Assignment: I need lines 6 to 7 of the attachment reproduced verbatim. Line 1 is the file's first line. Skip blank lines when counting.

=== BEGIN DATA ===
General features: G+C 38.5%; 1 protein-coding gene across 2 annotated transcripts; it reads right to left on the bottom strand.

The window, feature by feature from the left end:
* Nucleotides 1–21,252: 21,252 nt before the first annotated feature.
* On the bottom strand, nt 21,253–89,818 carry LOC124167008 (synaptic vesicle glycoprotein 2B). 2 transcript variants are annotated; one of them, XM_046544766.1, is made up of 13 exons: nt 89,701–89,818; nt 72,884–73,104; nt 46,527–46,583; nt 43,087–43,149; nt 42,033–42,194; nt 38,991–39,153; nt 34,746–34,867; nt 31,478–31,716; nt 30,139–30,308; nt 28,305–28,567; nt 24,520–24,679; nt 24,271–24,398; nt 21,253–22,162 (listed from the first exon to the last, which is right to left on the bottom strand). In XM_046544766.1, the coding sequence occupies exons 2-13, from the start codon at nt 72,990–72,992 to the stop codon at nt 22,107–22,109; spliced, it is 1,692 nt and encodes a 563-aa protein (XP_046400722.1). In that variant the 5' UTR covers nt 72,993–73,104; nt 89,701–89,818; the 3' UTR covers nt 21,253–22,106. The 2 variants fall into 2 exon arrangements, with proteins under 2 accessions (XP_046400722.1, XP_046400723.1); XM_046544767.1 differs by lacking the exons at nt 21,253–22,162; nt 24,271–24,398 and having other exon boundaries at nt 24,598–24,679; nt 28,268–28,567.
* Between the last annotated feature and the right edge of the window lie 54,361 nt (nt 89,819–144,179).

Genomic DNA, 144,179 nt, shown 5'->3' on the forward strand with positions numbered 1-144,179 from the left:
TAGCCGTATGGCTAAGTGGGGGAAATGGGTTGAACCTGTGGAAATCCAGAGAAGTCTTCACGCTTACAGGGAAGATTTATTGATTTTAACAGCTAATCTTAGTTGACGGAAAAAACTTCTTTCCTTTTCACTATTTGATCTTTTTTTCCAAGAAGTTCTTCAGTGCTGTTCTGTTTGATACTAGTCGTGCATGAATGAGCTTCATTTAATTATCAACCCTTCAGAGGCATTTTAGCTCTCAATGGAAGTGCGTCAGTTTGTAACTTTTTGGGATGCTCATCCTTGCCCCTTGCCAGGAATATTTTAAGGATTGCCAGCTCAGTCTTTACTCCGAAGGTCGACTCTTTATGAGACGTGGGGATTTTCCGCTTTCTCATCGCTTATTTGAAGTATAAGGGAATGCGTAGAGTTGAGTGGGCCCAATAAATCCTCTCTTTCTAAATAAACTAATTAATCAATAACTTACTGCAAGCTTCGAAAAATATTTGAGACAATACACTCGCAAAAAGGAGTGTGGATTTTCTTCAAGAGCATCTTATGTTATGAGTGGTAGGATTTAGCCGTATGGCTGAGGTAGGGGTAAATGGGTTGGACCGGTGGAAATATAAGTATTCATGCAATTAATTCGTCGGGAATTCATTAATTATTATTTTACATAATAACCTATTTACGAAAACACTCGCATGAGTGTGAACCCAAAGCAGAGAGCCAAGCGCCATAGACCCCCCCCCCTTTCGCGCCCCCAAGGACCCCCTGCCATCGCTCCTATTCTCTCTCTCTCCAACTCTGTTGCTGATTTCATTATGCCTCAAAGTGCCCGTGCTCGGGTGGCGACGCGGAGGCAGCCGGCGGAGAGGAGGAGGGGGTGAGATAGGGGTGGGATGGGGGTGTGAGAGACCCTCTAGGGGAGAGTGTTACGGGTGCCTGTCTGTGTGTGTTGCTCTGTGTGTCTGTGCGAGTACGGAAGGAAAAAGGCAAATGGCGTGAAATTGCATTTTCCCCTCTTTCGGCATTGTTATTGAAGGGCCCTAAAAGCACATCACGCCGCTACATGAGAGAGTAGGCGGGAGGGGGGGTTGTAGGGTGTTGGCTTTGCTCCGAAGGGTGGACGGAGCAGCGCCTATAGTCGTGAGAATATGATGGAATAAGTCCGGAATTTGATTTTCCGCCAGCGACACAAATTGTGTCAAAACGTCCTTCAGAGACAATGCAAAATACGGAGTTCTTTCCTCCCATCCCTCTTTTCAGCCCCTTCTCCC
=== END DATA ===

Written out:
Genomic DNA, 144,179 nt, shown 5'->3' on the forward strand with positions numbered 1-144,179 from the left:
TAGCCGTATGGCTAAGTGGGGGAAATGGGTTGAACCTGTGGAAATCCAGAGAAGTCTTCACGCTTACAGGGAAGATTTATTGATTTTAACAGCTAATCTTAGTTGACGGAAAAAACTTCTTTCCTTTTCACTATTTGATCTTTTTTTCCAAGAAGTTCTTCAGTGCTGTTCTGTTTGATACTAGTCGTGCATGAATGAGCTTCATTTAATTATCAACCCTTCAGAGGCATTTTAGCTCTCAATGGAAGTGCGTCAGTTTGTAACTTTTTGGGATGCTCATCCTTGCCCCTTGCCAGGAATATTTTAAGGATTGCCAGCTCAGTCTTTACTCCGAAGGTCGACTCTTTATGAGACGTGGGGATTTTCCGCTTTCTCATCGCTTATTTGAAGTATAAGGGAATGCGTAGAGTTGAGTGGGCCCAATAAATCCTCTCTTTCTAAATAAACTAATTAATCAATAACTTACTGCAAGCTTCGAAAAATATTTGAGACAATACACTCGCAAAAAGGAGTGTGGATTTTCTTCAAGAGCATCTTATGTTATGAGTGGTAGGATTTAGCCGTATGGCTGAGGTAGGGGTAAATGGGTTGGACCGGTGGAAATATAAGTATTCATGCAATTAATTCGTCGGGAATTCATTAATTATTATTTTACATAATAACCTATTTACGAAAACACTCGCATGAGTGTGAACCCAAAGCAGAGAGCCAAGCGCCATAGACCCCCCCCCCTTTCGCGCCCCCAAGGACCCCCTGCCATCGCTCCTATTCTCTCTCTCTCCAACTCTGTTGCTGATTTCATTATGCCTCAAAGTGCCCGTGCTCGGGTGGCGACGCGGAGGCAGCCGGCGGAGAGGAGGAGGGGGTGAGATAGGGGTGGGATGGGGGTGTGAGAGACCCTCTAGGGGAGAGTGTTACGGGTGCCTGTCTGTGTGTGTTGCTCTGTGTGTCTGTGCGAGTACGGAAGGAAAAAGGCAAATGGCGTGAAATTGCATTTTCCCCTCTTTCGGCATTGTTATTGAAGGGCCCTAAAAGCACATCACGCCGCTACATGAGAGAGTAGGCGGGAGGGGGGGTTGTAGGGTGTTGGCTTTGCTCCGAAGGGTGGACGGAGCAGCGCCTATAGTCGTGAGAATATGATGGAATAAGTCCGGAATTTGATTTTCCGCCAGCGACACAAATTGTGTCAAAACGTCCTTCAGAGACAATGCAAAATACGGAGTTCTTTCCTCCCATCCCTCTTTTCAGCCCCTTCTCCC